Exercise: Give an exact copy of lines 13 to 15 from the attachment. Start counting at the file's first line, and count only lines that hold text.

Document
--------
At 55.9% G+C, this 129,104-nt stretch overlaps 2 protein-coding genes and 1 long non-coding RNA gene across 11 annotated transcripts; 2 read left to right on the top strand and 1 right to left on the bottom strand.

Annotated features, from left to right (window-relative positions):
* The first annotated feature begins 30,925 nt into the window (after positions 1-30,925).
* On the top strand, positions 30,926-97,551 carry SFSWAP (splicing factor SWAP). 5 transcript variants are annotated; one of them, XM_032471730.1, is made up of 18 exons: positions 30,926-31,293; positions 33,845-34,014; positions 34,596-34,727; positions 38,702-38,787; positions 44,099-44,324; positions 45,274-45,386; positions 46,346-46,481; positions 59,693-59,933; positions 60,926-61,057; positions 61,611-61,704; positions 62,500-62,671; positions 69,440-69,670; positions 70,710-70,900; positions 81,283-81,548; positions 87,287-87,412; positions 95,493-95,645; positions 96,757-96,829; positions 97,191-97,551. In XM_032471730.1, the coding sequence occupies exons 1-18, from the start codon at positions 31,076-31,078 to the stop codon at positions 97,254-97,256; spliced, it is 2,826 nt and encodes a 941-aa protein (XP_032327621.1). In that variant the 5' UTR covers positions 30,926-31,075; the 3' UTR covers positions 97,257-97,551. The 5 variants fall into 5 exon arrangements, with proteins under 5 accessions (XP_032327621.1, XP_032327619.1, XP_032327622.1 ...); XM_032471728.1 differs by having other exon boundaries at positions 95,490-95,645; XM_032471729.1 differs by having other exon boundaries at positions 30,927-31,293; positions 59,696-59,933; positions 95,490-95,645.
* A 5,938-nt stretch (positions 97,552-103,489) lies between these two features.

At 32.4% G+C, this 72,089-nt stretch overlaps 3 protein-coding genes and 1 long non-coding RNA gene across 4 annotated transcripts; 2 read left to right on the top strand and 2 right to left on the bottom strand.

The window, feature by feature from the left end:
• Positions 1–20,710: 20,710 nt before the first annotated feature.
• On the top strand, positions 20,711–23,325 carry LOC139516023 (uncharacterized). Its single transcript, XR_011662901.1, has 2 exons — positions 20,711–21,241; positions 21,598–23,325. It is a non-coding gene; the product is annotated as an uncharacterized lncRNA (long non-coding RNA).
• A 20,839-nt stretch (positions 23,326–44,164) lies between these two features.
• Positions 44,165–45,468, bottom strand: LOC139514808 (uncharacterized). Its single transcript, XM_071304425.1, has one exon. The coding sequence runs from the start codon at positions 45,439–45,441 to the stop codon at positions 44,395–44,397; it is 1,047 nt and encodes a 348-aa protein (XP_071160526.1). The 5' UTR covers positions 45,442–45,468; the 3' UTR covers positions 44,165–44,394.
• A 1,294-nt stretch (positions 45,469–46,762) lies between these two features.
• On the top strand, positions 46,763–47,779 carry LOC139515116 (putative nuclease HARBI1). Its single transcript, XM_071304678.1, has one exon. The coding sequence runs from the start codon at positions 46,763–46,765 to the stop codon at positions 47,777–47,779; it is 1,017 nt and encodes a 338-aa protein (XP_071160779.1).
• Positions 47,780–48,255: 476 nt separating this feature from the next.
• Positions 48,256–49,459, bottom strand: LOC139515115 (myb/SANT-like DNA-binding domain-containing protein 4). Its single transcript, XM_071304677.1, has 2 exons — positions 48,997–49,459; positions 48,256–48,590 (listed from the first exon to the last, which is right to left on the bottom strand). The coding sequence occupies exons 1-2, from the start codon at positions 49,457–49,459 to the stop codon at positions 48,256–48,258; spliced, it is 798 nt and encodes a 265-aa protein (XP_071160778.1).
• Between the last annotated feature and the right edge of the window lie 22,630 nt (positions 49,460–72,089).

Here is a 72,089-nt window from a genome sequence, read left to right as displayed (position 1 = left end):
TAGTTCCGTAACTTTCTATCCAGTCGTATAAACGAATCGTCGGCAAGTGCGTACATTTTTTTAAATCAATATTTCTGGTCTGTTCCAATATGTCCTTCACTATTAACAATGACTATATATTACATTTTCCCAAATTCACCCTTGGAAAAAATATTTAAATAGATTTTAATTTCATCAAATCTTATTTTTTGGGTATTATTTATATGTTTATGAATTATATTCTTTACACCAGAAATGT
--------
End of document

• On the top strand, positions 46,763–47,779 carry LOC139515116 (putative nuclease HARBI1). Its single transcript, XM_071304678.1, has one exon. The coding sequence runs from the start codon at positions 46,763–46,765 to the stop codon at positions 47,777–47,779; it is 1,017 nt and encodes a 338-aa protein (XP_071160779.1).
• Positions 47,780–48,255: 476 nt separating this feature from the next.
• Positions 48,256–49,459, bottom strand: LOC139515115 (myb/SANT-like DNA-binding domain-containing protein 4). Its single transcript, XM_071304677.1, has 2 exons — positions 48,997–49,459; positions 48,256–48,590 (listed from the first exon to the last, which is right to left on the bottom strand). The coding sequence occupies exons 1-2, from the start codon at positions 49,457–49,459 to the stop codon at positions 48,256–48,258; spliced, it is 798 nt and encodes a 265-aa protein (XP_071160778.1).